2003 Recipient of Axel Tech Endowed Professorship
My research has extended into several areas in virology even though my training has been in the area of poxviruses. I have been involved in basic research projects centering around genes involved in the replication of vaccinia virus and putative immune modulating genes of Molluscum Contagiosum Virus (MCV) via a collaboration with Dr. Joachim Bugert, Cardiff Univeristy, Wales, UK.
Other research has involved seasonal studies to quantitate the number of bacteriophage in Lake Winnebago. Until recently, aquatic virology has been a neglected part of microbial ecology. Only a decade ago, researchers began to quantitate the numbers of viruses in seawater and freshwater. These observations came as a surprise. As many as 1,000,000 viruses are present in a teaspoon of water. Numerous studies have shown that viruses are consistently the most abundant biological entities in the sea and freshwater. They are approximately 5-25 times the bacterial abundance and follow the same general abundance patterns as bacteria. Viral abundances are dynamic. It was discovered that viruses in the ocean were not very stable. They survived only hours or days and their numbers fluctuated dramatically from season to season. Therefore to reach the high densities in water samples, the viruses had to be constantly replicating--infection had to be a common occurrence.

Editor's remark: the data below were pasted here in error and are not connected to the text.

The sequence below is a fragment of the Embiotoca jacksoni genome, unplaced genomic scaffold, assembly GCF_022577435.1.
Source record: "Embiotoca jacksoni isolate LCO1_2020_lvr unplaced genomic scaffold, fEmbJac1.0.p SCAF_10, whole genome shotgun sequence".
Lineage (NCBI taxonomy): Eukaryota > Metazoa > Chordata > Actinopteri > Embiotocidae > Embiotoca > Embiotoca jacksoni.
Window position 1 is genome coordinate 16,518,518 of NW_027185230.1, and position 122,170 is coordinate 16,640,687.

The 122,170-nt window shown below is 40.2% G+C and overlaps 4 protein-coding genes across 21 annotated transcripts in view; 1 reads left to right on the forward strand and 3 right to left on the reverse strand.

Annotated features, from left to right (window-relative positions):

Current research is studying the antiviral activity of commercial juices. This work was recently presented at the 24th Annual American Society for Virology Meeting held at Penn State, University Park, PA. This work will be extended via a collaboration with Brant Kedrowski , Chemistry, UW-Oshkosh.